In Stack each team admin would have to “create” me anew and consequently pay for me, too. I then would have three logins and three different dashboards to keep track of. As I still am only one person dependencies wouldn’t be properly reflected, I would not feel organized at all. I suggest the Stack makers think that over.

Being invited as a team member is done the classical way by email invite. The team member to-be is sent an email with a sign-in link. He/she clicks on it, comes up with a password and is aboard.

Stack: Intuitive and Versatile

Looking at the user experience, there are no flaws to be identified. Stack needs no learning phase. Take five minutes of your time and you will be able to use the whole feature set without having to think about. That’s what I call intuitive. Stack sports a very modern look and follows the trend of flat design. Modern designers will love that part.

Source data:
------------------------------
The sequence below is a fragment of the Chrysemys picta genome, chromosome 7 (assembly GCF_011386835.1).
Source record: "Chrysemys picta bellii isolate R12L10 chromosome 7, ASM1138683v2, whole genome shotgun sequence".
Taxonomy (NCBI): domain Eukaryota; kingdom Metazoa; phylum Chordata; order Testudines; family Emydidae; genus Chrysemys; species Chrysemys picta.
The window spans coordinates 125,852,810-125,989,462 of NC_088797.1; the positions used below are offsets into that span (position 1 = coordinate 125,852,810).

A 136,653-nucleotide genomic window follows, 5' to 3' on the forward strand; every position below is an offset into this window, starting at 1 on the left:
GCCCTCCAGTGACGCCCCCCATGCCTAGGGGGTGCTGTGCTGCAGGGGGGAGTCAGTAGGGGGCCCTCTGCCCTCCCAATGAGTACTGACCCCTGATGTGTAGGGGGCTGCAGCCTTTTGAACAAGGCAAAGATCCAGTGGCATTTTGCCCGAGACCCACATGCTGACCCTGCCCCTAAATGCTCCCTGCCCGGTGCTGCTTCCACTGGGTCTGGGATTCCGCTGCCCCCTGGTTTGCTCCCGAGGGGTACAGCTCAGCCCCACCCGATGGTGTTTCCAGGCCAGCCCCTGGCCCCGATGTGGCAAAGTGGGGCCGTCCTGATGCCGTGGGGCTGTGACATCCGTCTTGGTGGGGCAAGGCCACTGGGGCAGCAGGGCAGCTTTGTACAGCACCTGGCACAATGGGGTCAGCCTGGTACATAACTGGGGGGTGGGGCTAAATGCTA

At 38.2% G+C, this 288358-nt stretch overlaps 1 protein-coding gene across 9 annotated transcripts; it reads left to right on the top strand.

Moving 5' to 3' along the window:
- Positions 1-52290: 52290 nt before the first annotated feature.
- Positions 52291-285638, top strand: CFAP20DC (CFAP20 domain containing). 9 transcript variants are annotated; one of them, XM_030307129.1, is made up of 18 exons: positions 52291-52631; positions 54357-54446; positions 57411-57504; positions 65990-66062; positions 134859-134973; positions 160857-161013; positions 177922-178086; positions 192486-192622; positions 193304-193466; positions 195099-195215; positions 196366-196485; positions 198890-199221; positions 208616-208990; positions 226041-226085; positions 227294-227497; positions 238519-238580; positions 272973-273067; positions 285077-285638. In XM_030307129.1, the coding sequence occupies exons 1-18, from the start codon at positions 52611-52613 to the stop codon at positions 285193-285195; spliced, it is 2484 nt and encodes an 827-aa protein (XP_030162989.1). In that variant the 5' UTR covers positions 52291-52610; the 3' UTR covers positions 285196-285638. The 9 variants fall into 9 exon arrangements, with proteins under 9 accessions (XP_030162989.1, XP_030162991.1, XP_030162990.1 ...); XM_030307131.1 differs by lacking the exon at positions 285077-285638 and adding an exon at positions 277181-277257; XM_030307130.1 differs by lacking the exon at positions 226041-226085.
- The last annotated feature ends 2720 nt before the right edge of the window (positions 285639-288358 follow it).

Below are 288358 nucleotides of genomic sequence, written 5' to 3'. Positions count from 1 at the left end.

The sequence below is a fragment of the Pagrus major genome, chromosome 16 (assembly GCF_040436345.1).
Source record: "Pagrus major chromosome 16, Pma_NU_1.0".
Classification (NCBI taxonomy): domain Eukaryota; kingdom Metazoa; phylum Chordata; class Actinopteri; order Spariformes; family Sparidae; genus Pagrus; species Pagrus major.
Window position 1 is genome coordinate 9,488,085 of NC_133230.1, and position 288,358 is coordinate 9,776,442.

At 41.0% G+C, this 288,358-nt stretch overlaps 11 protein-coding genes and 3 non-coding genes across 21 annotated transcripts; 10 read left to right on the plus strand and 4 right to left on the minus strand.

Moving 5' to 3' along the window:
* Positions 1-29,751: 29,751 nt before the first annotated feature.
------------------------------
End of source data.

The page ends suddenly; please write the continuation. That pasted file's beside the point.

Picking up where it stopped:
stack-board-verview

Stack’s Intuitive Project Overview aka Taskboard

As with all Kanban variants Stack is no exception. A project in Stack is a board in other systems. These boards consist of lists, named columns in Stack. These lists or columns are containers for whatever you want them to contain. You can name them to your liking and you can have as many of them as you see fit. Columns are lined up side by side. Inside each column reside cards, called tasks in Stack. A card is as flexible as a column and can contain whatever you want it to contain. The cards are the core of the system, but let’s stick with the columns for now..

Lists aka Columns Reflect the Workflow, Tasks aka Cards Wander Back and Forth